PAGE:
In the wake of September’s cheating scandals, we talk to relationship experts about infidelity.
Why do people cheat, even when they’re in presumably happy relationships? Recently, Maroon 5’s lead singer Adam Levine (who’s married to Victoria’s Secret model Behati Prinsloo) got exposed for flirting with (and attempting to name his soon-to-be-born son after) influencer-model Sumner Stroh. Yuck! Next, Ned Fulmer from The Try Guys – a wholesome entertainment group founded by four BuzzFeed alum – was revealed to be having an extramarital affair with his fellow colleague and producer, Alexandria Herring. Double yuck! We’re enraged.
You can say that September’s been branded ‘Cheater Awareness Month’. Last year, stand-up comedian John Mulaney was called out for cheating on his wife with Olivia Munn. And this year, several other famous men – including American professional basketball coach Ime Udoka – were also exposed for being unfaithful to their partners. These cheating scandals caught us off-guard, considering most of these men appeared (on social media, at least) to be in fulfilling marriages. Particularly in the case of Ned Fulmer.
The insidious nature of the ‘wife guy’
Now, we were all understandably upset when Adam Levine cheated on his wife. However, when we discovered Ned had done the same, it was like a punch in the gut. Sure, what Adam did really sucked. Yet it wasn’t that surprising for a man with his history (he’s cheated on ex-girlfriends and reportedly proposed to Behati while he was dating another woman). But we all expected better from Ned.
Why? It’s simple. Ned Fulmer was the archetypal ‘wife guy’ – he publicly admired and exalted his partner every opportunity he got. His entire personality on The Try Guys was built on loving his wife. That’s why his infidelity rocked us to our core. Because if we can’t trust someone like Ned, who can we trust? In essence, when Ned cheated on Ariel Fulmer, he also cheated us out of the role model we expected him to be.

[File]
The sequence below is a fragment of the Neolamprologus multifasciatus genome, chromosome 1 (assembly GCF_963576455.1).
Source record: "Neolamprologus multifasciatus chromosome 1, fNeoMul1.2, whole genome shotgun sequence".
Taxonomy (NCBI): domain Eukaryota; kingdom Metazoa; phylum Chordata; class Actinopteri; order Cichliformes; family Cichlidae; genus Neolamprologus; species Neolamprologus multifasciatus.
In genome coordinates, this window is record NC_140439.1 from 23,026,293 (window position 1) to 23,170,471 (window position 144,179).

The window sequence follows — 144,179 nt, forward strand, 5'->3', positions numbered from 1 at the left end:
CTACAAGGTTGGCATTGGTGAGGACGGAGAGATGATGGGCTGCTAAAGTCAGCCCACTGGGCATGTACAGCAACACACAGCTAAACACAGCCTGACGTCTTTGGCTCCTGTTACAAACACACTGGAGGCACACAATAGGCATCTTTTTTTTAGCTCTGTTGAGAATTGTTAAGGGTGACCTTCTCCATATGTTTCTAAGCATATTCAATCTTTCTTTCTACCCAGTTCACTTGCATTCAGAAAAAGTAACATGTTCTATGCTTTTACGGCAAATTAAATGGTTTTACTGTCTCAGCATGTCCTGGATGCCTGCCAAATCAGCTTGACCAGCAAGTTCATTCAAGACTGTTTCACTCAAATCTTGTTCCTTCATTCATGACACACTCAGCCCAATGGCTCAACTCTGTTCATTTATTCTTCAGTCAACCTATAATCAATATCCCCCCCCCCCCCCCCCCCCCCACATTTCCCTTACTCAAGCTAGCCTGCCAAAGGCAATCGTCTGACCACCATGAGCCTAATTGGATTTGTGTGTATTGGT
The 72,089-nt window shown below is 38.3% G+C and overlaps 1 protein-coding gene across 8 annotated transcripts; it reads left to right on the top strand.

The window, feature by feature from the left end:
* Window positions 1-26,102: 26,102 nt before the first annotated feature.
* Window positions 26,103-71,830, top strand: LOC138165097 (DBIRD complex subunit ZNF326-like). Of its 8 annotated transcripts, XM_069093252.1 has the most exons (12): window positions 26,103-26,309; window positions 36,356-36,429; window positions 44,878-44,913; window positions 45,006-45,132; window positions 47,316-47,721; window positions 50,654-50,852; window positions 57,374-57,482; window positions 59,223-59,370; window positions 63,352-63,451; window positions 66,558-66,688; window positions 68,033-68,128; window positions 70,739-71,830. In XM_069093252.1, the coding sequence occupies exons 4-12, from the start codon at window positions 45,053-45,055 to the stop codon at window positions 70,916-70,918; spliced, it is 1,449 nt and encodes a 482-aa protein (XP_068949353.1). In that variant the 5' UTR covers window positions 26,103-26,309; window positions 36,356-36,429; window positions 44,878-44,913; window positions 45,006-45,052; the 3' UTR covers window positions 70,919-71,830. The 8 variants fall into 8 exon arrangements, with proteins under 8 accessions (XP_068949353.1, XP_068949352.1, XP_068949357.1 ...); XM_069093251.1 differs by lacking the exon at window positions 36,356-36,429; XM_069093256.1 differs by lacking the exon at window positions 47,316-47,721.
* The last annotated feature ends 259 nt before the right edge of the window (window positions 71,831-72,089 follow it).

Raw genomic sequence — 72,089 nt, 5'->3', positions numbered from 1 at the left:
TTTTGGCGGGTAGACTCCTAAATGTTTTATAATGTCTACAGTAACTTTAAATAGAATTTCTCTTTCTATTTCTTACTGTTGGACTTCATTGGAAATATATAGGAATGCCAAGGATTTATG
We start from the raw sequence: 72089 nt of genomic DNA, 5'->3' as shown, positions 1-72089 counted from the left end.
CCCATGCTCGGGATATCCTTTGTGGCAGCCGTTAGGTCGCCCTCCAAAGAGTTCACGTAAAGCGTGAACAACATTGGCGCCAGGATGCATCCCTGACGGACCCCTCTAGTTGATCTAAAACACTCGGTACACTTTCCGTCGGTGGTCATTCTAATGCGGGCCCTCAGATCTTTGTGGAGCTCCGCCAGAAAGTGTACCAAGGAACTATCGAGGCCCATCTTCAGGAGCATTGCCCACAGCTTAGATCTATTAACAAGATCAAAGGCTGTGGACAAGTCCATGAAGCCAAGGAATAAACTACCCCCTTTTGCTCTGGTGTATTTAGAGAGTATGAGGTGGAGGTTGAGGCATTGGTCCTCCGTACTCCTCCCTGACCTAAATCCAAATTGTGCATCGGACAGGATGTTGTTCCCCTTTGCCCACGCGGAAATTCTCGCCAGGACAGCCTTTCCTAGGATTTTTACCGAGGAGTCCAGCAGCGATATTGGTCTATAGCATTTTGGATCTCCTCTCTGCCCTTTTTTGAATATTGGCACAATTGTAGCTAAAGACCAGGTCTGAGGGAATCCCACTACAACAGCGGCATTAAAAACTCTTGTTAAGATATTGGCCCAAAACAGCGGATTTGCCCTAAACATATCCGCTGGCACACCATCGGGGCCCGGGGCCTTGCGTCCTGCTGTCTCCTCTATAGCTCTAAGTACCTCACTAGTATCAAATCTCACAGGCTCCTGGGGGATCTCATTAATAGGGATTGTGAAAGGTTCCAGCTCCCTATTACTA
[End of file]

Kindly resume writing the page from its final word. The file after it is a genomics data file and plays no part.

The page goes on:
my childhood is ruined after learning ned fulmer cheated on ariel. of all people it’s the “I love my wife” guy and they just celebrated their ten year wedding anniversary together… ariel has been so supportive and loving since the beginning, ned wtf were you thinking?
— vi 🍮 (@vincyagain) September 27, 2022
“When a man builds his success on the back of his partnership and proclaims to hold up high-level family values, it’s not only the wife that feels betrayed but also all the people who kept this man in high regard and put him on a pedestal,” explains dating and relationship expert, Valentina Tudose.
Friends, I’m spiralling. It’s got me wondering if every guy who outwardly loves his wife is a sham. What if every public display of affection is just a cover-up for a relationship they’re having on the side? To find out if any of us are truly safe in our relationships, perhaps we should take a look at why people are tempted to cheat in the first place.
Why do people cheat in relationships?
“There are a lot of reasons why people cheat,” she says. “They could be looking for an ‘out’ because they’ve subconsciously exited the relationship. Or suffer from sexual addiction, poor self-esteem and childhood trauma. They might just enjoy the thrill of it. And sometimes people cheat because they feel they’ve lost themselves, and the affair becomes a vessel for exploration.”
While there are different individual reasons, Valentina explains that it can all be broadly categorised into two buckets. A cocktail of incompatibility, neglect, disconnection and ongoing rejection, as well as an identity crisis when partners have grown apart so much.
“Many couples maintain a facade of perfection that they show to the outside world, even though their relationship is suffering behind closed doors. This is because we’re conditioned to believe in the idea of ‘happily ever after’,” she says. “Infidelity is actually a great deal more common than the rom-coms try to tell us.”
No one is immune to the temptations of cheating